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About UNFPA Uganda

With an estimated population of 41.6 million which is expected to reach 55 million by 2030. Due to population growth rate of 3 per cent, total fertility rate is high at 5.4, contributing to a youthful structure where young people below 30 years represent 75 per cent of the population. The Government has prioritized strategic investments in the health, education and empowerment of young people to accelerate the demographic transition and harness the demographic dividend. This is well articulated in the national Vision 2040, which aims to transform the country from a predominantly rural and low-income country to a competitive upper middle-income economy by 2040, and is further defined in the third national development plan (NDPIII) 2020/21-2024/25. In this context, UNFPA works to deliver a world where every pregnancy is wanted, every child birth is safe and every young person’s potential is fulfilled.

Guided by the International Conference on Population and Development (ICPD) Plan of Action, UNFPA Uganda has a long and successful track record of working with the government of Uganda, cultural and religious institutions, civil society organizations including youth organizations, and the private sector to improve the lives of women and young people.

UNFPA Uganda is currently running the GoU/UNFPA 9th Country Programme (2021-2025). The Country Programme is aligned with national priorities, as outlined in National Vision 2040, National Development Plan III (2020/21-2024/25), the United Nations Sustainable Development Cooperation Framework for Uganda (2021-2025) and the UNFPA Strategic Plan 2018-2021, and contributes to harnessing the demographic dividend. UNFPA is the lead agency that supports Government of Uganda to collect census and survey population data to inform and influence policy on sexual reproductive health, gender-based violence and HIV.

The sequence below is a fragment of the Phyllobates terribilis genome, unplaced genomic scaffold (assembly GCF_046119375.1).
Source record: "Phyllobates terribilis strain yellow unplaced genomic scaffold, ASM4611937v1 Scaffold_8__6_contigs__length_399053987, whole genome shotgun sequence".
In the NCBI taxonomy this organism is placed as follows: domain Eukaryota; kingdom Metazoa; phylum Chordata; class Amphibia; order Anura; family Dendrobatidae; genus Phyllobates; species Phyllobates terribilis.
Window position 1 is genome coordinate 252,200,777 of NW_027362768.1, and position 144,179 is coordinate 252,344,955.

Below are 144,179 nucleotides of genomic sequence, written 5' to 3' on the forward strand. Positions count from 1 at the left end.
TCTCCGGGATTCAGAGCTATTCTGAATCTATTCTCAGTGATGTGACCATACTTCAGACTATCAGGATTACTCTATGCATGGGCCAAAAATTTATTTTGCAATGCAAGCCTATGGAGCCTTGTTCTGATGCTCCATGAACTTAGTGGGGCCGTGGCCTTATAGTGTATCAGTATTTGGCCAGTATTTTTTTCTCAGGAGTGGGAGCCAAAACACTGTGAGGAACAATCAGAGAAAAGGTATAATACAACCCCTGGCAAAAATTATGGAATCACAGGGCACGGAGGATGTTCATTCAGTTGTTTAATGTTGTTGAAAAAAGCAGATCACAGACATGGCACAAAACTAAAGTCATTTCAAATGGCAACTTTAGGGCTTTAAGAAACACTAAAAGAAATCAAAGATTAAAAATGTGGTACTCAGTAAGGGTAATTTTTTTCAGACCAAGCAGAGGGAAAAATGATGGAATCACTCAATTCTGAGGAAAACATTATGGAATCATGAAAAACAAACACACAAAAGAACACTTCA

Ending preventable maternal death

The maternal mortality ratio has decreased slowly between 2006 and 2016 from 435 to 336 per 100,000 live births, with 28 per cent of maternal deaths occurring among young women, 15-24 years. Despite improvements in skilled birth attendance rates at 74 per cent, and health facility deliveries at 73 per cent, shortage of health workers, inadequate emergency obstetric care especially at referral points, gender inequality, and socio-cultural factors inhibit access to quality care. The maternal and perinatal death review system remains weak particularly at district and health facility levels. UNFPA supports the Government of Uganda to ensure provision of quality family planning services in an equitable matter through specific programmes focusing on high burdened regions in the country.

Ending unmet need for family planning